What makes it complicated is that, in practice, there aren’t that many ways to brand a beer that are completely disconnected from the beer itself – at least, not since the ASA got all spoilsport-y about associating alcohol with “irresponsible behaviour, social success or sexual attractiveness”. So what you tend to get is the presentation of product quality as a brand. The goal, in other words, is to create the impression among customers that the name of a particular beer, or a particular brewery, is the mark of quality. From that point on, as far as customers are concerned their buying decisions are based on product quality – that’s why they like the brand. But the brewer doesn’t have to sell on product quality; all they need to do is sell the brand, while doing whatever’s necessary to maintain the association between the brand and product quality. This may mean keeping quality high, but it doesn’t have to; it may just mean keeping prices high (“reassuringly expensive”, anyone?).
You can see how this applies to Doom Bar. A brand which is supported by a history of product quality is a strong brand, one which a corporation might well want to own. But the product that’s associated with that brand, once it’s been bought, doesn’t have to continue that history. The brand makes the proposition about quality, backed – implicitly or explicitly – by history and experience. The product doesn’t need to live up that proposition – it just needs to be palatable enough not to drive repeat customers away. Consider Stella, again; AB-Inbev are still trading on the name and history of the Brouwerij Artois, 28 years after it ceased to exist.
So, what do you get when a large brewery buys out a smaller one? We get one less brewery, and the larger brewery gets the assets of the smaller one – including the beers themselves, the beer brands and whatever other assets the smaller brewery had: brewkit, plant and buildings, yeast strains, employees, distribution channels and so on. In the 1960s and 70s, the key assets would have been the tied estate; these days it’s the brands. Now as then, there are no guarantees for the people or the brewkit – or the beers. For corporate brewers – and for anyone trading much above the face-to-face, word-of-mouth, farmer’s market level – a strong brand is far more valuable than a high-quality product; and this is the case even when the strength of the brand has been built on the quality of the product. (I had Stella Artois once, in Belgium, in the 1970s. It was good stuff.)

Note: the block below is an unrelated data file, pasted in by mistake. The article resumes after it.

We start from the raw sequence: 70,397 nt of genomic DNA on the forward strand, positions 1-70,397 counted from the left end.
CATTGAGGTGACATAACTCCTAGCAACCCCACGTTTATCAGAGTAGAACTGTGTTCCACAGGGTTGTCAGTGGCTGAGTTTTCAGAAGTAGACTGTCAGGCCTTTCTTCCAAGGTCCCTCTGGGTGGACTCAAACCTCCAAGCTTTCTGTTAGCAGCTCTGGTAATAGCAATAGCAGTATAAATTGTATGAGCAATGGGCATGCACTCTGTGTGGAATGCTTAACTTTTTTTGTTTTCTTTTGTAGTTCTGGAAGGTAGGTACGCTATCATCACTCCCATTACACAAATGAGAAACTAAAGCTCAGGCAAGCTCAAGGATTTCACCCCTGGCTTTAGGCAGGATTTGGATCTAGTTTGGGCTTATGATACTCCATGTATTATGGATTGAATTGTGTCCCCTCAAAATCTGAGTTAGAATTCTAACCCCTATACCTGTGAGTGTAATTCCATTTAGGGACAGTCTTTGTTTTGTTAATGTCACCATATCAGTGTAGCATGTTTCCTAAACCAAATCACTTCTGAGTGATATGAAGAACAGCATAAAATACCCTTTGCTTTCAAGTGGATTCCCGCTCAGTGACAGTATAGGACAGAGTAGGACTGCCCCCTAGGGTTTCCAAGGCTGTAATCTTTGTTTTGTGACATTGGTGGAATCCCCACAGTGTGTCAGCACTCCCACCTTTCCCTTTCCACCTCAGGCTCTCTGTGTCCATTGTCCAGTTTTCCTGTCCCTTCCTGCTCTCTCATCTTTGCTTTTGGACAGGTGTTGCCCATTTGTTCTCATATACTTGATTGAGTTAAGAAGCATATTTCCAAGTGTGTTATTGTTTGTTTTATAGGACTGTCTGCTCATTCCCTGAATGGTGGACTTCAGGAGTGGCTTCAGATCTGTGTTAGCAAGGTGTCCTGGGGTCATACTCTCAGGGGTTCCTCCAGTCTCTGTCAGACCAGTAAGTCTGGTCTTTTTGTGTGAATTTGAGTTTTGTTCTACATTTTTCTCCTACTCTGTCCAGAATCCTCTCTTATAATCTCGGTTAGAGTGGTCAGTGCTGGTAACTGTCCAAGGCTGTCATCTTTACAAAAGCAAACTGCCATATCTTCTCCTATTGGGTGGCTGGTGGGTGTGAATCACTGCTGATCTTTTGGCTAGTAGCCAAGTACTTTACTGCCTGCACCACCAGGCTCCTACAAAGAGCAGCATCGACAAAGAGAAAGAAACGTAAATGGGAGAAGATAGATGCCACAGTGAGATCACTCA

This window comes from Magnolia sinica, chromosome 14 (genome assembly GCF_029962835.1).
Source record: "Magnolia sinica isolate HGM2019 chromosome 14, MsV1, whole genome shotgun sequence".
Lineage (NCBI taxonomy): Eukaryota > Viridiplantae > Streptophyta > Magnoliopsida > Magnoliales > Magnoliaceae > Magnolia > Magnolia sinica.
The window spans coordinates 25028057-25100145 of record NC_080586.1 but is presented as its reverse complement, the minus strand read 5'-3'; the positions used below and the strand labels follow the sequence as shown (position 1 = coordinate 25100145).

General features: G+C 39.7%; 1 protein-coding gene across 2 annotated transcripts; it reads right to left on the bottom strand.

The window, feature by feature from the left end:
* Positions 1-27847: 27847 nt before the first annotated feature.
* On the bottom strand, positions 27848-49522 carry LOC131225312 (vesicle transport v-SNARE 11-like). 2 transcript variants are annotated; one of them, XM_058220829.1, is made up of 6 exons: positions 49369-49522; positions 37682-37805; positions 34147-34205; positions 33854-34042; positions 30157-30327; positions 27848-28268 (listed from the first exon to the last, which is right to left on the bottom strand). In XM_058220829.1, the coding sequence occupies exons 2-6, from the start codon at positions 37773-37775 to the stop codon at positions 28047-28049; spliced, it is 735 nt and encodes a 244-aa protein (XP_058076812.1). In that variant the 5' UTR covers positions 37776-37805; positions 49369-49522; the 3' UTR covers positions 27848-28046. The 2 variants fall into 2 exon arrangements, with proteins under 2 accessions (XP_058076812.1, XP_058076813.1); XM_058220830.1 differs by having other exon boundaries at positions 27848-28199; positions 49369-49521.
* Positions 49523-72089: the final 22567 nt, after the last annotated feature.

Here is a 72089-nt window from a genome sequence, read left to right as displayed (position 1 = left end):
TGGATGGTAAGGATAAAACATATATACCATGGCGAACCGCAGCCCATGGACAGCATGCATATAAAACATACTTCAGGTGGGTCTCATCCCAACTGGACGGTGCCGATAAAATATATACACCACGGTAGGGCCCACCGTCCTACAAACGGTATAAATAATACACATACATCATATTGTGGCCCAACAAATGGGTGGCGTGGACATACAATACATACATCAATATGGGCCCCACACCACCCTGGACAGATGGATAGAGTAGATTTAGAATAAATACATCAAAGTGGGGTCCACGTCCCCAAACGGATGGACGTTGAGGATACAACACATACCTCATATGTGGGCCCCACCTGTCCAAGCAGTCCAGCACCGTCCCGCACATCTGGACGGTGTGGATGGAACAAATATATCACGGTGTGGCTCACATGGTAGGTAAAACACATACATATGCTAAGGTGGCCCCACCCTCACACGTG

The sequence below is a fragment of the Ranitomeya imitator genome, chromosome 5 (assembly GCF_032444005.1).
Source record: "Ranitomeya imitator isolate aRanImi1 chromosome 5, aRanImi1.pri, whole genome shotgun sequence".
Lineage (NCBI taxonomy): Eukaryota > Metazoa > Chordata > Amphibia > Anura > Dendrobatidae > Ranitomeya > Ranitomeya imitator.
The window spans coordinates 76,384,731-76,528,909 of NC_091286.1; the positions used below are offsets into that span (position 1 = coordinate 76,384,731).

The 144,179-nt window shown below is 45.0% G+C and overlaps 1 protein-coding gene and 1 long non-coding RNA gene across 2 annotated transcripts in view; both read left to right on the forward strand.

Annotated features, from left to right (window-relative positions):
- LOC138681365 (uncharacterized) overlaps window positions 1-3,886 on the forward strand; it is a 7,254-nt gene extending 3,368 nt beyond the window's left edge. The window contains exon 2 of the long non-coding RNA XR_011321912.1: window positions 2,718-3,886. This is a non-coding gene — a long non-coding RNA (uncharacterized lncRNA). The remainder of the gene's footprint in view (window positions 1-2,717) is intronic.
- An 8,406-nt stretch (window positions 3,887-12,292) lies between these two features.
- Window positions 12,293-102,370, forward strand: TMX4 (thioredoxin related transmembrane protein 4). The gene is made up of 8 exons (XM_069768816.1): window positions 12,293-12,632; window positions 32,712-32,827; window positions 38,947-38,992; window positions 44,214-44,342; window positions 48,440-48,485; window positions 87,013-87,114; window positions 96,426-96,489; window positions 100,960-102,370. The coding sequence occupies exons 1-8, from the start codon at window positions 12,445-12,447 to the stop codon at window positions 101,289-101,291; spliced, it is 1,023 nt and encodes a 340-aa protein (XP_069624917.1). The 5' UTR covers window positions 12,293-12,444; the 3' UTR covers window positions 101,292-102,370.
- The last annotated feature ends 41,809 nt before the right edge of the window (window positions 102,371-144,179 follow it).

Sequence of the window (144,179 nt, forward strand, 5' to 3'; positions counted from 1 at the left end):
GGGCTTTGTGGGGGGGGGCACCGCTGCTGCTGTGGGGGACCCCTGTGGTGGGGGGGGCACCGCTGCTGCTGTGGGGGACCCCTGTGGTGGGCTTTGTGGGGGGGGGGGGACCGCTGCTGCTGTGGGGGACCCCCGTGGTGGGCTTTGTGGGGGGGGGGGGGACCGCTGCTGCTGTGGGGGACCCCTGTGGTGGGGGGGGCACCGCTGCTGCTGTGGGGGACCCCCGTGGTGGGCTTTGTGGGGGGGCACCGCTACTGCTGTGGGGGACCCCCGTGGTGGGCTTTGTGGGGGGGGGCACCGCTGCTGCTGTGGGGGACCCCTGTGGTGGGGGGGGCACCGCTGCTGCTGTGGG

In short, takeovers turn beers into brands – or rather, they turn a beer-with-a-brand into a brand-with-a-beer. Even when the new corporate owner of a beer is genuinely committed to maintaining its original quality, the corporate scale creates new dangers. Brakspear Triple survived two changes of ownership – Brakspear was bought out by Wychwood in 2002, Wychwood by Marston’s in 2008 – only to fall foul of fluctuations in supermarket beer demand. In recent years the beer has been brewed primarily (perhaps exclusively) for the supermarket ‘premium bottled ale’ market – a big market in terms of potential sales but a very small one structurally, putting the future of the beer in the hands of a few beer buyers. And so it was that, in the words of a Marston’s spokeswoman quoted in June’s What’s Brewing, “Due to the decline in demand from consumers, Brakspear Triple bottle-conditioned beer was delisted by key retailers which inevitably meant we were unable to continue with the production and sale of it.” This is not to say that everything would have been rosy if Brakspear had refused Wychwood’s offer; the brewery might just have closed down, historic double-drop vessels and all. But it does show that a takeover doesn’t secure the future of any beer, even where the new owners have a genuine commitment to the beer – and not just the brand.
Whether AB InBev’s commitment to Camden Town and Meantime is to the beers or the brands, time will tell. (Sorry, make that Asahi‘s commitment to Meantime.) But I think anyone who bet on the key personnel or the original recipes still being in place in another five years would be very optimistic indeed. The brands, on the other hand, have got a bright future ahead of them. (Well, Camden’s have; given AB InBev’s enforced divestment, I’m even less optimistic about Meantime.) Just like Doom Bar.
According to Pete’s blog post in 2011, Stuart Howe was officially going to “[stay] doing what he’s doing but supported by more investment in the brewery and greater distribution capability” (although Pete expressed some scepticism about whether this would work out). According to a comment on the post from Kristy McCready, who was doing PR for Molson Coors at the time, “100% of Sharp’s beers will be brewed at the brewery in Rock under the creative brilliance of Stuart Howe … no wing clipping, crass marketing, kegging, moving to Burton or anything other than business as usual for Sharp’s but with more investment behind it”. 100% of Sharp’s beers brewed at Rock? We’ve seen how that worked out. As for Stuart Howe, he left Molson Coors last year for Butcombe (which itself has recently been bought out by the Jersey-based Liberation group). Meanwhile, Doom Bar is going strong, an awful beer powered by the reputation Sharp’s built before the takeover – along with equally feeble beers like Atlantic and Wolf Rock (and the surprisingly decent Sea Fury).
The beer landscape has changed an awful lot since the 1970s, but in key respects it hasn’t changed that much. The big companies don’t want good beers for their quality, they want them for their market share and their branding – and those things don’t require high quality beer, even if high quality beer is what they were built on. One of three things happens when a small brewery is taken over: the beers are kept on with the same quality and standards; or they just disappear; or they’re kept on as brands fronting for inferior products, impostors standing in for the beers they used to be. I think history shows that the second is more likely than the first, and the third is most likely of all – particularly now that brands are such a key asset for breweries. In short, takeovers are (still) bad news.